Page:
South African Military History Society



Dear member,


We had the privilege of having Professor Cockram address the Society on an unusual subject: "DIPLOMACY AND THE USE OF ARMED FORCE." Not only was his talk enlightening, educational and a spellbinding one, but a pin would have been heard if it had been dropped.

His subject was given in a most masterful and captivating manner and those who missed it have indeed missed something that missed something that was a "must" for everybody. Unfortunately, due only to the school holidays, the audience was a little small. How we would like to have the Professor again but, as he is retiring from the Universtiy at the end of the calendar year, he is going to live in Cape Town.

He is a Professor of the Jan Smuts Institute of International Relations at the University of the Witwatersrand and was appointed to that post in 1952.

Apart from his distinguished academic career, he served on several United Kingdom delegations to international conferences.

During 1951/4 he 'was deputy United Kingdom High Commissioner in Australia.

During the Second World War, he served as po1itical secretary to the United Kingdom High Commissioner in South Africa. Amongst his duties were the establishment of an air training scheme in S.A. and the organization of Munitions production for the British Government.

He was also responsible for the settlement in Natal of over 6,000 evacuees: from the Middle East and South East Asia.


An entire book could be written about this "fantastic" (for fantastic it was) week-end and there is only time and space to give you unlucky fellow members, who were not present, only the event in general.

Our hired bus was a little late in starting for the trip and our first excitement was when two of the wheels "gave in" some 20 miles beyond K1erksdorp. This necessitated the driver thumbing a lift back to the town and arriving back with two new wheels and soon we were on our way; but instead of arriving at Kimberley between 10.30 and 11.00 p.m. we only arrived about 2.10 a.m. However the happy-go-lucky crowd aboard did not seem to mind and soon were enjoying a few hours sleep.

We were even lucky at the Savoy, where I stayed, to be able to get some refreshments at that terrible hour.

The next morning we met up with our fellow-members from Cape Town and Durban and those from the Reef who made the trip by car and we were soon speeding to our first day's Battles of Belmont and Graspan/Enslin together with our wonderful hosts, Richard Liversidge and Feona, Barbour of the Kimberley Historical Society.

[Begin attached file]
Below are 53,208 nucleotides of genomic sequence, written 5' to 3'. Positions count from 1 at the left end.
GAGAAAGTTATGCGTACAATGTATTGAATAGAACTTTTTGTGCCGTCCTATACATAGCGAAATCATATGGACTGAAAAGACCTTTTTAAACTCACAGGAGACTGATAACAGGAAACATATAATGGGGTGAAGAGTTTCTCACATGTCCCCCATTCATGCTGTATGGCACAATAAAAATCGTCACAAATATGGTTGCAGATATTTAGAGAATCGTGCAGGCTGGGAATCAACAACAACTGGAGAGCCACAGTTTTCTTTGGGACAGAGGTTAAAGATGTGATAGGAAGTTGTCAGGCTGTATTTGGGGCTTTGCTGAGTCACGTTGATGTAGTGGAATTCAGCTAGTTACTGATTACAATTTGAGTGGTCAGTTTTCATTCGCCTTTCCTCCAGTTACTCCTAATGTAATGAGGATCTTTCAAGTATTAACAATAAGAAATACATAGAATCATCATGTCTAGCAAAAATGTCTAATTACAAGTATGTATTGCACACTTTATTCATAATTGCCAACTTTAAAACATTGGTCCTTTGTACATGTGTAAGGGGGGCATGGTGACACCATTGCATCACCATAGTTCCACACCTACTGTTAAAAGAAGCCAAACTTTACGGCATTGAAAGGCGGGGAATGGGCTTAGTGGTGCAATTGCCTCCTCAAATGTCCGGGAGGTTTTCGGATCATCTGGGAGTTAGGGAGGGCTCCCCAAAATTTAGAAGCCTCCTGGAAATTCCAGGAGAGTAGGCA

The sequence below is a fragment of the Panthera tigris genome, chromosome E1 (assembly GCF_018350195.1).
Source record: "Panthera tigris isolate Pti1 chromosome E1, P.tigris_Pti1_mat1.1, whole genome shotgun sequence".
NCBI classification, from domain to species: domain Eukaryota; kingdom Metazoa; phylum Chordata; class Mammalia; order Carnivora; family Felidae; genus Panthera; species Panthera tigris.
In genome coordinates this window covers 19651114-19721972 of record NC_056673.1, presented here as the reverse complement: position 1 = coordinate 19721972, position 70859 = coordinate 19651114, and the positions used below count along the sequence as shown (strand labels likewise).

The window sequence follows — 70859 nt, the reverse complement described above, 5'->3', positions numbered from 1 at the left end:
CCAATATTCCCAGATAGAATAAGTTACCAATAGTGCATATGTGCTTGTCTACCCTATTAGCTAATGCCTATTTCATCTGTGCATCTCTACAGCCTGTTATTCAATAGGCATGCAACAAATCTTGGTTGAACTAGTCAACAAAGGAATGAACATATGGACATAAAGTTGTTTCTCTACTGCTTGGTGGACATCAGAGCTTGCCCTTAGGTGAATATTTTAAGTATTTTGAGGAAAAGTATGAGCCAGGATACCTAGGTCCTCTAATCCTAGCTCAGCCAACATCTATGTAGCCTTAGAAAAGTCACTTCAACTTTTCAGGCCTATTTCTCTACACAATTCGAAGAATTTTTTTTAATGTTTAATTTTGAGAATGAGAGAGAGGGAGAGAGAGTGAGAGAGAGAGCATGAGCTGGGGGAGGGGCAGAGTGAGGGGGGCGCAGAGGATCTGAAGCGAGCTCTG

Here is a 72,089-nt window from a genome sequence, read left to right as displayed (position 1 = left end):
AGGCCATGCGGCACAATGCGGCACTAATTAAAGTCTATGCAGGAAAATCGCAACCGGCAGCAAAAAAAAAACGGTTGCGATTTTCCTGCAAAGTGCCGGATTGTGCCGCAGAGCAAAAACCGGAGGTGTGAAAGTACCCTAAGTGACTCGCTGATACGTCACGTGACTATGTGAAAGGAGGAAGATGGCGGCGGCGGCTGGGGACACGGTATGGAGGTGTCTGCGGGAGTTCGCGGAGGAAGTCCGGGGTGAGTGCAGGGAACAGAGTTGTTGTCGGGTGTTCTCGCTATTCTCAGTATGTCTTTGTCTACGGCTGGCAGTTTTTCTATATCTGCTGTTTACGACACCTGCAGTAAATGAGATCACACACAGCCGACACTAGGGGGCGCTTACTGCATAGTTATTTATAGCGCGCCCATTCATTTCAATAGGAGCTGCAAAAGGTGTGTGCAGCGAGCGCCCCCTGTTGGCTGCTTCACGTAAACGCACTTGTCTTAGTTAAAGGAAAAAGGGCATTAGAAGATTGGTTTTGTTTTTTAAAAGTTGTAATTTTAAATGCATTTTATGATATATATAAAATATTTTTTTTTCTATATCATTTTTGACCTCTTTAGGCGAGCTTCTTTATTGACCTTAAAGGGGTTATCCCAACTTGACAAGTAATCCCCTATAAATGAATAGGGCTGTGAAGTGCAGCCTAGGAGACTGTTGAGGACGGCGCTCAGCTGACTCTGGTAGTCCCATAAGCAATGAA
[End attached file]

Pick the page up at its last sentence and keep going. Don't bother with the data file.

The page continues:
Snow had fallen further to the south and so the day was a little cool and for that we were thankful. The day was most interesting and George Duxbury, as usual, gave the pictures of the battles in a masterly fashion. Great excitement of the day was when various members were able to pick up old bullets from the battlefields. It seems almost incredible that these were still lying around.

Lunch was laid on at the small Belmont Hotel and thoroughly enjoyed.

I almost forgot to tell you that en route the first night we had a short stop at Stilfontein to pick up Col. Gert Roodt and Dr. Jooste. There we enjoyed a braai and drinks (all on the house!!) and for this we are mest greatful to Col. Roodt and the members of his Shellhole who supplied the braai and we sat down to it too! Our thanks also to the local brewery for supplying the drinks free of charge.

And so it was back to Kimberley the first night and after a much-needed and enjoyable bath and dinner we set out for a visit to the Alexander McGregor Memorial Museum, which was rich with the Siege of Kimberley and the earlier life of the diggings, etc. What an evening we had with tea laid on by our friends Richard Liversidge and Feona Barbour. What a tower of strength these two people were.

Saturday dawned, another fresh day and we were again thankful for the mild weather, and part of the morning was spent at the Big Hole, but OH! had we only been able to have spent more time there ... There indeed was a wealth of interesting items to whet the appetites of all. There is just enough room and time to tell you about this fantastic set-up. It was far too soon for us to leave but "tempus fugit" and so we had to go. The visit to see the diamonds at Consolidated Buildings (De Beers) had been cancelled as no staff was available, it being a long week-end, and perhaps just as well as we would never have completed the day's schedule. And so it was yet another enjoyable day, doing Modder river during the remainder of the morning and then a most enjoyable cold buffet lunch with lots of "you know what" to drink at the Modder River Hotel.

Pat Rice, our Vice-Chairman, was responsible for a friend of his bringing all the way from Klerksdorp a Mr. Joubert, aged 91, who was a survivor of the Battle of Magersfontein. Can you believe it. Here, indeed, was history in the making and the old man was thrilled to think that he would once again re-live the Battle of Magersfontein which he did in the afternoon and once again souvenirs were found.

The farmer, on whose farm the battle-field is, invited us all for tea but unfortunately, owing to our tight schedule, we had to refuse. Just imagine, this hospitality to invite some 70 complete strangers at no notice,to have tea, with him and his wife.

Back to the hotel again for baths and drinks and a change and then to the Duggan-Cronin Bantu Gallery, another museum, for a never-to-be-forgotten braai and evening. This was organization for you. We were entertained by the Kimberley Historical Society again, and it was partly financed by the Kimberley Regimental Association. We met Mrs. McIntyre, the Vice-Chairman (or is it Vice-Chairlady?) of the Society, a charming lady indeed.

The bus returned at 10.30 to take us home and Sunday morning was spent en the farm of Mrs. Jacobs and her son, Dirk, at Paardeberg on whose farm the battlefield is. Mrs. Jacobs is the wife of the late General Jacobs, who died a couple of years ago and she and her son entertained the group to morning tea and melk-tert after George Duxbury's talk. Here again was entertainment meted out to complete strangers and we are very grateful to these two charming and wonderful people and we sincerely hope that they get the rain they so richly deserve. The mild weather had now gone and it was a very hot day.

Soon we were on our wav to the Reef via Christiana, Bloemhof and Wolmaransstad and there were no untoward incidents en route. Col. Roodt was given a resounding "good-bye" at Stilfcntein and the bus arrived back at the War Museum at 9.15 p.m. and soon all were speeding to their respective homes.

Now what of the trip?